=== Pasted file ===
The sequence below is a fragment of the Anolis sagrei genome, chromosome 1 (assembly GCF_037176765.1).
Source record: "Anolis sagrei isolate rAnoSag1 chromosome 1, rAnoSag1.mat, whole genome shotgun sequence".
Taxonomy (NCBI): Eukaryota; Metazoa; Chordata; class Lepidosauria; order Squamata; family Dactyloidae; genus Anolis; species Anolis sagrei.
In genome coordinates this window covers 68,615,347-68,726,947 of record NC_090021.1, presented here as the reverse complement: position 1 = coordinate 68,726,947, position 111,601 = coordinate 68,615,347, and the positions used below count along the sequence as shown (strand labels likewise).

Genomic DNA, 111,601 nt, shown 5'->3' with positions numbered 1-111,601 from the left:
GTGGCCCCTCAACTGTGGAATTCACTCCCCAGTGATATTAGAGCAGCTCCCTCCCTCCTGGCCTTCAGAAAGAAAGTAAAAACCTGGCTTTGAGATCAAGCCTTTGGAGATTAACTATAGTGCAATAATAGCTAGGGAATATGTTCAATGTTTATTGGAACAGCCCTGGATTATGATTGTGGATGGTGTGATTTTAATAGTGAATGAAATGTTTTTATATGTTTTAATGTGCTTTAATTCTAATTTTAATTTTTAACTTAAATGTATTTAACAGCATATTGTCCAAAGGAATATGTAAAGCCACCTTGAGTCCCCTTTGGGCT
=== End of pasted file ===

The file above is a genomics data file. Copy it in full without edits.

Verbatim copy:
The sequence below is a fragment of the Anolis sagrei genome, chromosome 1 (assembly GCF_037176765.1).
Source record: "Anolis sagrei isolate rAnoSag1 chromosome 1, rAnoSag1.mat, whole genome shotgun sequence".
Taxonomy (NCBI): Eukaryota; Metazoa; Chordata; class Lepidosauria; order Squamata; family Dactyloidae; genus Anolis; species Anolis sagrei.
In genome coordinates this window covers 68,615,347-68,726,947 of record NC_090021.1, presented here as the reverse complement: position 1 = coordinate 68,726,947, position 111,601 = coordinate 68,615,347, and the positions used below count along the sequence as shown (strand labels likewise).

Genomic DNA, 111,601 nt, shown 5'->3' with positions numbered 1-111,601 from the left:
GTGGCCCCTCAACTGTGGAATTCACTCCCCAGTGATATTAGAGCAGCTCCCTCCCTCCTGGCCTTCAGAAAGAAAGTAAAAACCTGGCTTTGAGATCAAGCCTTTGGAGATTAACTATAGTGCAATAATAGCTAGGGAATATGTTCAATGTTTATTGGAACAGCCCTGGATTATGATTGTGGATGGTGTGATTTTAATAGTGAATGAAATGTTTTTATATGTTTTAATGTGCTTTAATTCTAATTTTAATTTTTAACTTAAATGTATTTAACAGCATATTGTCCAAAGGAATATGTAAAGCCACCTTGAGTCCCCTTTGGGCT